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Monday, January 21, 2013
Physicists At CERN Get Help To Process Experimental Data
A Russian search engine ends up partnering with CERN and not google. Aivars Lode
Yandex, Russia‘s largest online search engine, has collaborated with the European Organization for Nuclear Research, CERN, to help physicists and engineers process experimental data more accurately with their machine learning system, MatrixNet.
MatrixNet is already being tested with CERN’s data of B-meson decay analysis. MatrixNet allows physicists to filter huge datasets in order to find extremely rare events. Increasing the precision of these events, gives physicists the ability to confirm or refute physical models and theories. Yandex is the only Russian company working with CERN.
Forbes caught up with Dr. Andrey Ustyuzhanin, Head of the MatrixNet project with CERN, to find out why a search engine can help some of the smartest physicists in the world. Ustyuzhanin says working with CERN, gives Yandex a chance to help answer some of the most interesting questions about physics and what our universe is made of.
Forbes: Why is it important to help scientists process experimental data more accurately?
Andrey Ustuzhanin: One of primary goals of scientists at CERN is the confirmation of various theories and models that were created by theoretical physicists. If have more precise tools to do that, they can increase their confidence level of their findings using the same amount of data. Given that CERN is going to close for an upgrade soon, it’s essential to have such tools at their disposal.
What does a search engine company have to offer some of the best scientists in the world?
AU: One person can very rarely be ‘the best’ in different areas, even if he/she is a respected as genius. So scientists at CERN are really good at physics, but computer science is totally different area. And, algorithms usually belongs to domain of computer science which is the domain of a search engine company. We hope that data analysis, which is about algorithms and crucial for CERN, can be improved by our technology and techniques.
Why did CERN choose Yandex and say, not Google?
AU: Russia has a very specific cultural background and attitude towards technology. Sometimes when a question is too fascinating, like a question about ‘universe, life and everything’ we can start working on it without any specific budget and revenue expectations, we just want to be a part of that process.
What type of results can the scientists at CERN expect?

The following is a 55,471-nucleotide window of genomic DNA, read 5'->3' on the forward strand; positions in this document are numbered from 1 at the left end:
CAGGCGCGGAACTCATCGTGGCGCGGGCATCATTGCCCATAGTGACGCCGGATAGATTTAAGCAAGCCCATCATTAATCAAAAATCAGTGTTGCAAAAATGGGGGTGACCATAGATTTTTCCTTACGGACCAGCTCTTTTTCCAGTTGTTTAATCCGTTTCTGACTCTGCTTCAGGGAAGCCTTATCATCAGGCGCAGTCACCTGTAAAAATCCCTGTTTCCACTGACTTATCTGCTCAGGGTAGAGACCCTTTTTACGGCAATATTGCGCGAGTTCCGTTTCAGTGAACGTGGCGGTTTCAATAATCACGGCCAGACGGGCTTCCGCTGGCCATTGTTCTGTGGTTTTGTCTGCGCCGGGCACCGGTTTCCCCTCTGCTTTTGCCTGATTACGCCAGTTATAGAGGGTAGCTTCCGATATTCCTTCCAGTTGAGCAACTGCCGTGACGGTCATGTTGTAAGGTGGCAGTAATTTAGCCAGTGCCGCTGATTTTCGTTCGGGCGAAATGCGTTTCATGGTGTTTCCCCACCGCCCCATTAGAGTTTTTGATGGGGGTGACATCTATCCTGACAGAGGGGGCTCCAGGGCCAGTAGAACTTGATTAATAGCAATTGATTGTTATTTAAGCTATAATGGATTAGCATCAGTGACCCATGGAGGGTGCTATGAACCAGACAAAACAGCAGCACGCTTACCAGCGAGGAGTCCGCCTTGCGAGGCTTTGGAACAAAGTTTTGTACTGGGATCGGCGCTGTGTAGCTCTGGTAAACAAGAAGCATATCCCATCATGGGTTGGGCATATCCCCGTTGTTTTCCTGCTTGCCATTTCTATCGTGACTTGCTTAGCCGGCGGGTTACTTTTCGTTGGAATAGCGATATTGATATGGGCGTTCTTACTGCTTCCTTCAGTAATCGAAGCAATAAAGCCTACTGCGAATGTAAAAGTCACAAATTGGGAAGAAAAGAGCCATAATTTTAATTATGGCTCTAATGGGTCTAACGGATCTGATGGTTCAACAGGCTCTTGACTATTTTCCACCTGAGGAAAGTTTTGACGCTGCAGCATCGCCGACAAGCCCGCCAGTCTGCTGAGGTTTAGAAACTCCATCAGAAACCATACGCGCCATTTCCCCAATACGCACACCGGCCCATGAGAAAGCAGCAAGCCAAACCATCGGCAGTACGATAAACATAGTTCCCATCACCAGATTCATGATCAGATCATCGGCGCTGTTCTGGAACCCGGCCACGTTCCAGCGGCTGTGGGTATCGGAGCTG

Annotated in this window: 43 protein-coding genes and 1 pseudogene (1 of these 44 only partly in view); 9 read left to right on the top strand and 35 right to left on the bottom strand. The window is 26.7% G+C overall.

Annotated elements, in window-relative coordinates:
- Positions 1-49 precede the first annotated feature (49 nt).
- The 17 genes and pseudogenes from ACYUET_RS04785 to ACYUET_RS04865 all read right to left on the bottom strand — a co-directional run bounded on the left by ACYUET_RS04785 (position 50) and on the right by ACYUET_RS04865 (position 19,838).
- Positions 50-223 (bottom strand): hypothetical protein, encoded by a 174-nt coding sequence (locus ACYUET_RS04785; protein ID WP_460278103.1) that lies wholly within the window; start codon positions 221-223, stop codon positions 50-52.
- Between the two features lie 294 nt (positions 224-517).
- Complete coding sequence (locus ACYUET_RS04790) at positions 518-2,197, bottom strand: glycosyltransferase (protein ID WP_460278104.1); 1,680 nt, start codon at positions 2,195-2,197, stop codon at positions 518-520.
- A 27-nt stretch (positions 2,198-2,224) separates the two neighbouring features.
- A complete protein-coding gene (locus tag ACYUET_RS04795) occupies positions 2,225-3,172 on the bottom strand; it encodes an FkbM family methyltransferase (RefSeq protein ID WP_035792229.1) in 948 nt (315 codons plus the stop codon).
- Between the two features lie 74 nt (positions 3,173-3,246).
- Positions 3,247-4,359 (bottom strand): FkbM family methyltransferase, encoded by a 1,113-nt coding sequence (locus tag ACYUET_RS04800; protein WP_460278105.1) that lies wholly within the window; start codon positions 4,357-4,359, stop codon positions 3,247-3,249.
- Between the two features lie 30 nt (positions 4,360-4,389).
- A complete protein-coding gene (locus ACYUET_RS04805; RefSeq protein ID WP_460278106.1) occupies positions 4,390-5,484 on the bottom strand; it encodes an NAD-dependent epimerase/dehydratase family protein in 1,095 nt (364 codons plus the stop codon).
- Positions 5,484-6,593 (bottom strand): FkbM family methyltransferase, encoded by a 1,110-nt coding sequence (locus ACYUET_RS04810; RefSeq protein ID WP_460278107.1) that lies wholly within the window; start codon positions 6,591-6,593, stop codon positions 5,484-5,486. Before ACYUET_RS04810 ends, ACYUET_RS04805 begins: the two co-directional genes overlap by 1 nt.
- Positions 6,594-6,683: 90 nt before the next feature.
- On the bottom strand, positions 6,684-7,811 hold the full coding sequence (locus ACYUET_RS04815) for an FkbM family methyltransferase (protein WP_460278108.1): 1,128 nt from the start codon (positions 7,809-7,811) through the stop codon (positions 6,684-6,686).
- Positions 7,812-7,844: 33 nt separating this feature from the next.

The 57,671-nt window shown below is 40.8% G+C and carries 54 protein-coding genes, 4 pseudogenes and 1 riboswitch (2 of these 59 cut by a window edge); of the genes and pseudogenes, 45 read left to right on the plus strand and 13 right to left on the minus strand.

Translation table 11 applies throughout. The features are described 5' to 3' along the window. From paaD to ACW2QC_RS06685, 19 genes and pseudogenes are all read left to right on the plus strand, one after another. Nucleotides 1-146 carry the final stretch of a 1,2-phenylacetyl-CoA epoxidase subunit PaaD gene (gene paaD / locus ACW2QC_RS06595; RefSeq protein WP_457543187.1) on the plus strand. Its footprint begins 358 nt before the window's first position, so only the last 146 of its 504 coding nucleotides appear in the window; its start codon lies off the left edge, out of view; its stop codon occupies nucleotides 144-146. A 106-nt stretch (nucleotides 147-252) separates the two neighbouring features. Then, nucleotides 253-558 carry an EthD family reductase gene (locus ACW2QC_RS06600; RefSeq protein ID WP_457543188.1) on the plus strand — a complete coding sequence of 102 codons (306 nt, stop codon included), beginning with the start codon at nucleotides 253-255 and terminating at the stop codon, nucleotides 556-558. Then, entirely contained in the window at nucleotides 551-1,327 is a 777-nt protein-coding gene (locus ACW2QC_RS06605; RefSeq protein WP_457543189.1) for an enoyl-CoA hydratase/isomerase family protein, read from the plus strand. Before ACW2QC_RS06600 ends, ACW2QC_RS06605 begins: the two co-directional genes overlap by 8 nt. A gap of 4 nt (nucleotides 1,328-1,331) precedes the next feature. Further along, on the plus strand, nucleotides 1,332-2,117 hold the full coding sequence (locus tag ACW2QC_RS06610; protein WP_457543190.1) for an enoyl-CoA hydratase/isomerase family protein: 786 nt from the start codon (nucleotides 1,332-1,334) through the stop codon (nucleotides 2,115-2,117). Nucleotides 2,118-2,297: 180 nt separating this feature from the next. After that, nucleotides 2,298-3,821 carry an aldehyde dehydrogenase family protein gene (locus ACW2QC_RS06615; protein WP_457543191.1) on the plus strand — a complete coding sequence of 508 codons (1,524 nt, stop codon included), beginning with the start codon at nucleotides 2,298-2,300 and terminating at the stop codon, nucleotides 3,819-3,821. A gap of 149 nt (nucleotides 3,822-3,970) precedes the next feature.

AU: If our tools turn out to be helpful, then physicists can expect to speed up discoveries or improve the confidence level of their findings (say, rejection of the next candidatie for ‘theory of everything’).
How about some examples for non-physicists?
AU: In November 2012, CERN announced a discovery of a rare decay of B-meson to muon-antimuon pair. The confidence level of this decay was ’3.5 sigma’ and rate of this decay was in line with the prediction in the Standard Model of particle physics. This effectively closed some marginal supersymmetry theories. So increasing the confidence level from 3.5 sigma to say five sigma, would make it a discovery, instead of just evidence.
How much experimental data are we talking?
AU: One of CERN big experiments (LHCb) encompasses tens of billion of events per year (which is what they have after pre-filtering), which makes it around a petabyte per year, and that’s not even the biggest CERN experiment. All of CERN’s experiments are reported to register around 15PB per year.
Note: Let’s put that into perspective: The data flow from all of the experiments will be about 700 MBs, that’s around 15,000 000 GB (=15 PB) per year and that’s about the same as a stack of CDs about 20 km tall piled up each year.
What’s the long-term benefit to Yandex?
AU: Currently we are thinking in terms of helping find answers to some of the most difficult questions about understanding our universe. Besides working on these questions alongside the best physicists in the world, it will help us improve our methodology of machine learning.
What do you want to achieve with the MatrixNet at CERN?
AU: Our mission is to give answers to users’ questions, so helping answering tough physics questions is just another part of our mission at Yandex.
Yandex says its machine learning system, MatrixNet, will make search smarter because they will be able to train/teach the system based on the massive amount of data collected by CERN and of course apply that to it’s business – internet search.